Lloyds TSB halts sale of packaged accounts in branches
Lloyds TSB will stop selling packaged account in its branches from 1 January 2013, until its sales procedures are brought into line with those operated by sister bank The Halifax.
Lloyds TSB is one of the main providers of packaged accounts in Britain, with around one in three of its customers choosing to pay fees ranging from £9.95 to £25 a month for an account which includes extra services such as travel insurance and breakdown cover.
Its decision to postpone the sale of these accounts in branches will not affect customers who already have a packaged account
The bank denied that the decision was related to new Financial Services Authority (FSA) regulations on packaged accounts, which will be introduced in 2013.
The new rules, which follow recent scandals in which customers were mis-sold financial products, will require lenders to ensure that customers are eligible to claim on any insurance included in the package.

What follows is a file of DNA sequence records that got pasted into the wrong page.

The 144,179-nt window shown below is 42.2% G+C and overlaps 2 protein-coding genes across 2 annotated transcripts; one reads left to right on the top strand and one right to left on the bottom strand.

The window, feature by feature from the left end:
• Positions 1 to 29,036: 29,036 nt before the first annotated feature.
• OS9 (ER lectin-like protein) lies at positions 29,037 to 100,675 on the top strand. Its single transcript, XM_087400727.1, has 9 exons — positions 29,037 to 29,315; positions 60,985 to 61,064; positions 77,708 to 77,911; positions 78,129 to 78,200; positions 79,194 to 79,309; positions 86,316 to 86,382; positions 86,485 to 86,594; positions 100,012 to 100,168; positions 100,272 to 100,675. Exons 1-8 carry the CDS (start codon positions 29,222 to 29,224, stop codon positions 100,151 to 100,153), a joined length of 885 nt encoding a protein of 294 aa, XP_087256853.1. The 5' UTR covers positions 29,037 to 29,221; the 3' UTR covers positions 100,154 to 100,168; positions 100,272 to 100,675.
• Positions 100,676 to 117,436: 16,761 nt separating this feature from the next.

A spokesman for the bank said: “It is not about the Financial Services Authority or mis-selling, it is about moving to a unified process within the group.”
The FSA has called for an end to the practice of incentivising staff to sell products such as packaged accounts, as this is believed to have led to mis-selling.
Currently Lloyds TSB branch staff will recommend a packaged account to a customer, whereas Halifax branch staff will provide information but are not allowed to recommend a product.
Lloyds TSB customers will still be able to sign up for a packaged account online while the changes are brought into effect.
Earlier this month consumer group Which? published the results of a survey suggesting that Lloyds Banking Group, RBS and Barclays have continued to pressure sales staff to sell more, despite the mis-selling scandals.
Peter Vicary-Smith, Which? chief executive, said: “Our survey reveals the stark realities of the sales culture that still exists at the heart of the banking industry.
“Senior bankers say the culture is changing but this shows it just isn’t filtering through to staff on the front line who remain under real pressure to put sales before service, even after incentives are taken away.”